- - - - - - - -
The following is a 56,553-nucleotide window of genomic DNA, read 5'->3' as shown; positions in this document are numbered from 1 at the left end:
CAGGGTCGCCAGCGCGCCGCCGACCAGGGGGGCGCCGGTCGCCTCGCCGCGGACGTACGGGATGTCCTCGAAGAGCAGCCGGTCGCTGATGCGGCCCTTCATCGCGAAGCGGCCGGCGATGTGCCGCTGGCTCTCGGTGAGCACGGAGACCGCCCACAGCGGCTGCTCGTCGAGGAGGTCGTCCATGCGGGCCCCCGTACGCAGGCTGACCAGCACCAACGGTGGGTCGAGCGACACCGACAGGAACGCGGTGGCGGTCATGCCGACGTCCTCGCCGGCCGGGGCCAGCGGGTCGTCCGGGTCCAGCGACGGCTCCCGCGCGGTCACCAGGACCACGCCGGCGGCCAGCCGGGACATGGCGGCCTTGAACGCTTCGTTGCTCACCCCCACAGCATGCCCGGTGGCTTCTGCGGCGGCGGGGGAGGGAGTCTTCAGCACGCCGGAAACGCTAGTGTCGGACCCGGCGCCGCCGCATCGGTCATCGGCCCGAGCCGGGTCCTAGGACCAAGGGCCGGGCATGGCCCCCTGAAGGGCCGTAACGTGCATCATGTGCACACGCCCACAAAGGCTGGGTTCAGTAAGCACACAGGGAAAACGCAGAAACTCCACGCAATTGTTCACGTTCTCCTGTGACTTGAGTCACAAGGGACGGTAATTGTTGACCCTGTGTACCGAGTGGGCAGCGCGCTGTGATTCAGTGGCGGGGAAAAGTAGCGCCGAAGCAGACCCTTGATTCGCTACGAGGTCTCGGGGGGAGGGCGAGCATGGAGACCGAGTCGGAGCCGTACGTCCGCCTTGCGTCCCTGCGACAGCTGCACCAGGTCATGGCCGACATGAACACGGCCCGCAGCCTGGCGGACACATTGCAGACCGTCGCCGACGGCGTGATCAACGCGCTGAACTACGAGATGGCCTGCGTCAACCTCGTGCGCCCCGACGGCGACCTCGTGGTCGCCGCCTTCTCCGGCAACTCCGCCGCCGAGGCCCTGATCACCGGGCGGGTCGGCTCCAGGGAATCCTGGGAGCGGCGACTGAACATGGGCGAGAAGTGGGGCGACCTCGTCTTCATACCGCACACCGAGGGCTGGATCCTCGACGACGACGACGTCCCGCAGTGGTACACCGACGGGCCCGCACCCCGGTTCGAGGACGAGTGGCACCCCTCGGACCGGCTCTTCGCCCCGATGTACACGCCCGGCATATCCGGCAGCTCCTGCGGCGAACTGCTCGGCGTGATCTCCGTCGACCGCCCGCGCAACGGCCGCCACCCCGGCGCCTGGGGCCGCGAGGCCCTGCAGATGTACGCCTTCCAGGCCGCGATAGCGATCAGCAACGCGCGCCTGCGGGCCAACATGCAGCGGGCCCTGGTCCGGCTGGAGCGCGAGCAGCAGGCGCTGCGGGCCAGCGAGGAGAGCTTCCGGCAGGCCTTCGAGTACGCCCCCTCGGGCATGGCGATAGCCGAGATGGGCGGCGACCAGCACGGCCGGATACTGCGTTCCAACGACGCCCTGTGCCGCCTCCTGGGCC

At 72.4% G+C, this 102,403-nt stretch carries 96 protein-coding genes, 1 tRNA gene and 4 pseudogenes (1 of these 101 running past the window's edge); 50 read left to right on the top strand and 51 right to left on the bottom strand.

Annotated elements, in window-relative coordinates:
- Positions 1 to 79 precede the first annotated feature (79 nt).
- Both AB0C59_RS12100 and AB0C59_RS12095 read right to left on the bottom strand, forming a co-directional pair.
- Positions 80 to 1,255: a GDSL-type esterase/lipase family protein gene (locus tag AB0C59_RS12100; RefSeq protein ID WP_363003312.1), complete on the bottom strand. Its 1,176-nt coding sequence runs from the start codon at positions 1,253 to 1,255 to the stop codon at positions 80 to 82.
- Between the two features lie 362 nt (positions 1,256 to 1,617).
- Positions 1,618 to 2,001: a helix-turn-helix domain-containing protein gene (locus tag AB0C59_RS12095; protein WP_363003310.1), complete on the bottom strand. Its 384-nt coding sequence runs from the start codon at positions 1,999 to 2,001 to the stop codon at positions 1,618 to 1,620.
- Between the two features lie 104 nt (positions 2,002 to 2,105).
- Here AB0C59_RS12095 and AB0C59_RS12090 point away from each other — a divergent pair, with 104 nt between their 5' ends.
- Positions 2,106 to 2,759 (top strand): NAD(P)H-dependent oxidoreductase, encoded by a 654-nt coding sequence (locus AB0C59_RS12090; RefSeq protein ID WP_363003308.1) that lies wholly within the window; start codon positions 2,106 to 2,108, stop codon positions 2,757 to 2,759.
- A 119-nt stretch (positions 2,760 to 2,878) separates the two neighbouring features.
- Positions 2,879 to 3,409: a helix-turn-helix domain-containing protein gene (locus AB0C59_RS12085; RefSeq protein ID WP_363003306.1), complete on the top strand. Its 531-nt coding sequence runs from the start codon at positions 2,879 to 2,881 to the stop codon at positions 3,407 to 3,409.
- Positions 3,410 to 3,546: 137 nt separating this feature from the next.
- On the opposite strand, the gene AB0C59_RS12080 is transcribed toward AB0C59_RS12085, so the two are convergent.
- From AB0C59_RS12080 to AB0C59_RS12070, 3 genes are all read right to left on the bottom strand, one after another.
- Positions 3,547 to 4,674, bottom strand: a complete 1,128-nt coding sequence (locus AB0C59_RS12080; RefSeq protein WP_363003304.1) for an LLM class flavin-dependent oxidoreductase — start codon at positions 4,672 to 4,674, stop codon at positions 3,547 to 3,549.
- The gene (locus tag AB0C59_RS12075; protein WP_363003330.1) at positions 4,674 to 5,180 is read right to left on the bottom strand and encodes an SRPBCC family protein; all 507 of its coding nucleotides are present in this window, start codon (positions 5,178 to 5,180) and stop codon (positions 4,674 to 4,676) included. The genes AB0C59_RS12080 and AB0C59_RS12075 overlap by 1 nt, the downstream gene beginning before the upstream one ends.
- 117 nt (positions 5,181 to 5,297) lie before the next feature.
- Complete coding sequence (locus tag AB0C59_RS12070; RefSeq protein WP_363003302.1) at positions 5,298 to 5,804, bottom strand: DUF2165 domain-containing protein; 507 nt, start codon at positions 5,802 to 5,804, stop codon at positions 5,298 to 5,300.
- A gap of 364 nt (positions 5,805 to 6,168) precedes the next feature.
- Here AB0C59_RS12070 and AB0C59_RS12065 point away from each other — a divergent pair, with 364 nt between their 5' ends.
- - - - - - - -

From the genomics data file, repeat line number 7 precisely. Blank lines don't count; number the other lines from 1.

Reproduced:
- Positions 80 to 1,255: a GDSL-type esterase/lipase family protein gene (locus tag AB0C59_RS12100; RefSeq protein ID WP_363003312.1), complete on the bottom strand. Its 1,176-nt coding sequence runs from the start codon at positions 1,253 to 1,255 to the stop codon at positions 80 to 82.